The authors collected here ground their engagement with security infrastructures in empirical studies, which in turn make evident the political and practical contingencies that characterise actual projects. Countering discourses of seamless integration and linear development, these studies attend to the fragmented, boundary-constructing processes and very differentially distributed effects of infrastructuring. Transnational private/public partnerships carry discourses of the ‘smart city,’ promoting standardisation under the sign of innovation. Technological solutions searching for their problems, the imaginaries and technological devices involved travel across sites (for example, the Israeli Skystar 180 aerostatic surveillance balloon travels via College Station, Texas, to become one of a suite of surveillance technologies adopted in Santiago, Chile; US multinationals set the stage for ‘smart city’ projects of India and South Africa.) While technophiles defend these investments, those on the front lines of their operation frequently express scepticism regarding their efficacy. Enacted within the layered historical/political/economic realities of the target territory, standardised visions are torqued and hybridised, furthering unequal access to resources. The smart city and the biometric border are conjoined through schemes for profiling and risk assessment. We hear as well about devices for the (partial) detection of (messy), noncoherent surveillance infrastructures, themselves parasitic on the military lineages of GPS. And we are treated to the graphic-novel arabesques of visual vignettes, offered as a counter-genre for infrastructural inversions of both surveillance infrastructures and the media for their tracking and analysis.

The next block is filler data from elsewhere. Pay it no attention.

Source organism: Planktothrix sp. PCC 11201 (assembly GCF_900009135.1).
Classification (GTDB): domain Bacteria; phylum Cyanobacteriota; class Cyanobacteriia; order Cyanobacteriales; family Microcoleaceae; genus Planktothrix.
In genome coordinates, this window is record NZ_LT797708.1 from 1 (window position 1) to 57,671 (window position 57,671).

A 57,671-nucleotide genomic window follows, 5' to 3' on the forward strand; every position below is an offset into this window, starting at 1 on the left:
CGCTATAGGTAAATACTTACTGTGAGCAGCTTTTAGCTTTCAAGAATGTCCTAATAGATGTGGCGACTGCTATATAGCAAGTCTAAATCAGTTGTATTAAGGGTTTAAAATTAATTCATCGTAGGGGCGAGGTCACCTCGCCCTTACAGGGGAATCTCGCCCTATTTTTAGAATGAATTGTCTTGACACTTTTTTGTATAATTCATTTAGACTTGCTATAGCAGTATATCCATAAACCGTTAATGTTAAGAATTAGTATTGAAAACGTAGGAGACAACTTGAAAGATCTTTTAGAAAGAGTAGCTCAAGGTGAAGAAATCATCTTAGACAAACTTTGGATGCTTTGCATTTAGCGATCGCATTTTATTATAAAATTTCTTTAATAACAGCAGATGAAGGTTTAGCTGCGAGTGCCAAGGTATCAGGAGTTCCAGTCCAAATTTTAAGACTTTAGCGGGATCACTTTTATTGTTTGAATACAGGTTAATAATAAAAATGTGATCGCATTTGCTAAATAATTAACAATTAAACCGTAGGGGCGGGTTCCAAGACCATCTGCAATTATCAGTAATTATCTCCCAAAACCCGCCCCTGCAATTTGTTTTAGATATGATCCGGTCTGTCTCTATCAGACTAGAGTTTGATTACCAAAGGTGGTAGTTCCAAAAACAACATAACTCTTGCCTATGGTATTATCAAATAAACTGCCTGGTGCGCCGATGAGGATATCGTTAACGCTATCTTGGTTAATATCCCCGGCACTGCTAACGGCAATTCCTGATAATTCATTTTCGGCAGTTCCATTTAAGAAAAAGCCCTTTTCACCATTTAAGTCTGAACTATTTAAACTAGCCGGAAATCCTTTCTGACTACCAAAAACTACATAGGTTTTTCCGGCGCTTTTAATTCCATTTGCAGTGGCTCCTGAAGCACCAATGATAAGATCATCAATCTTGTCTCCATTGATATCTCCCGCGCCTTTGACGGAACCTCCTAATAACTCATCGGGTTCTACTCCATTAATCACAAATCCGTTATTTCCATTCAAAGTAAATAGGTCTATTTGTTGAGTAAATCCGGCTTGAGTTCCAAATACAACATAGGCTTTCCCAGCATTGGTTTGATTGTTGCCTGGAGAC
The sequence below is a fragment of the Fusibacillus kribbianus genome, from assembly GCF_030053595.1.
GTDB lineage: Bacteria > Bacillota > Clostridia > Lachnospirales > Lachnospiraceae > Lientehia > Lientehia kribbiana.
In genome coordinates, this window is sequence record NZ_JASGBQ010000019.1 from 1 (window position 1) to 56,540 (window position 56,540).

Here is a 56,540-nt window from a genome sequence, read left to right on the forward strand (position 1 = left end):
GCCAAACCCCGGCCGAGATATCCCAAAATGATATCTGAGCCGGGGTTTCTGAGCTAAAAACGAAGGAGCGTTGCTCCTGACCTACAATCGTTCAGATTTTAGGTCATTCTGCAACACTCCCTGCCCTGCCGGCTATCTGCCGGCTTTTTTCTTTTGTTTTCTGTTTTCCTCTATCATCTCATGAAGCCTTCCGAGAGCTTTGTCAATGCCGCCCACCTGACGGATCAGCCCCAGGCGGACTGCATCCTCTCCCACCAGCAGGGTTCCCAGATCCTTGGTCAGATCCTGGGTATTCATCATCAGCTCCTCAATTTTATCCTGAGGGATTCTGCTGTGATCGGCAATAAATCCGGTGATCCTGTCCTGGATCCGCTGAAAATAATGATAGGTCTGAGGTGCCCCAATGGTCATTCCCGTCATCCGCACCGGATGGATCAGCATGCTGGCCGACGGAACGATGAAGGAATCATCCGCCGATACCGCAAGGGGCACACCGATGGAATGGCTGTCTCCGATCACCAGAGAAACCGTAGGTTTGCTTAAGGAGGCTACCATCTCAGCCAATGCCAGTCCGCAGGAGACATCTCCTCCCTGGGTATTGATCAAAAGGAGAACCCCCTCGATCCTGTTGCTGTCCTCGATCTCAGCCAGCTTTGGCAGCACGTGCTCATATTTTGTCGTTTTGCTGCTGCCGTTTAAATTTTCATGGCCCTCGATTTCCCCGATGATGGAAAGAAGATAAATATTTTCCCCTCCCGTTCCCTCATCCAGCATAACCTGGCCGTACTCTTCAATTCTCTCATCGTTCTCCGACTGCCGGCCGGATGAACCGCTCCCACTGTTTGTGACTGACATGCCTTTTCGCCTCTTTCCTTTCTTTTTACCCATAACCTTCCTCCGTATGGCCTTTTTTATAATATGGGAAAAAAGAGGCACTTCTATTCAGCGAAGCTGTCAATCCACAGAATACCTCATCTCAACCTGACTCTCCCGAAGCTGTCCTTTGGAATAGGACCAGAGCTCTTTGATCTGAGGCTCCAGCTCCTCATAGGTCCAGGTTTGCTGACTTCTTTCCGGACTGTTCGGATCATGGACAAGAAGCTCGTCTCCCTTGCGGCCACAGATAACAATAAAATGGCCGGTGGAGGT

As infrastructural studies have taught us, sensing at once requires and enacts delineations of similarity and difference, sorting and classification. Seeing is always seeing as. Infrastructural inversion as method underscores the importance of attending both to the labours and politics of creating accountable relations between data and worlds, and that which escapes the data sensorium. For and by whom are infrastructures themselves rendered variously visible (for example, to those who build, maintain and operate them) and invisible (to those who are their subjects/objects)? What modes of knowledge and action live in the digital sensorium’s blind spots and exceed its capacities of registration? What would it mean to re-engage the sensorium in deeper awareness of its politics? As the contributors to this collection suggest, new digital infrastructures rematerialise already existing social orderings, and are re/generative of dominant cultural, historical, political, and economic relations. At the same time, the configuration of sociotechnical infrastructures of in/security is always fragmented and open to contestation. Perhaps most importantly, then, we need to recover the partiality and contingency of surveillance technologies and their associated in/securities to recognise the forms of life that escape them and the different possibilities for knowing and world-making that those lifeworlds both demand and enable.

Lucy Suchman
Saltspring Island, British Colombia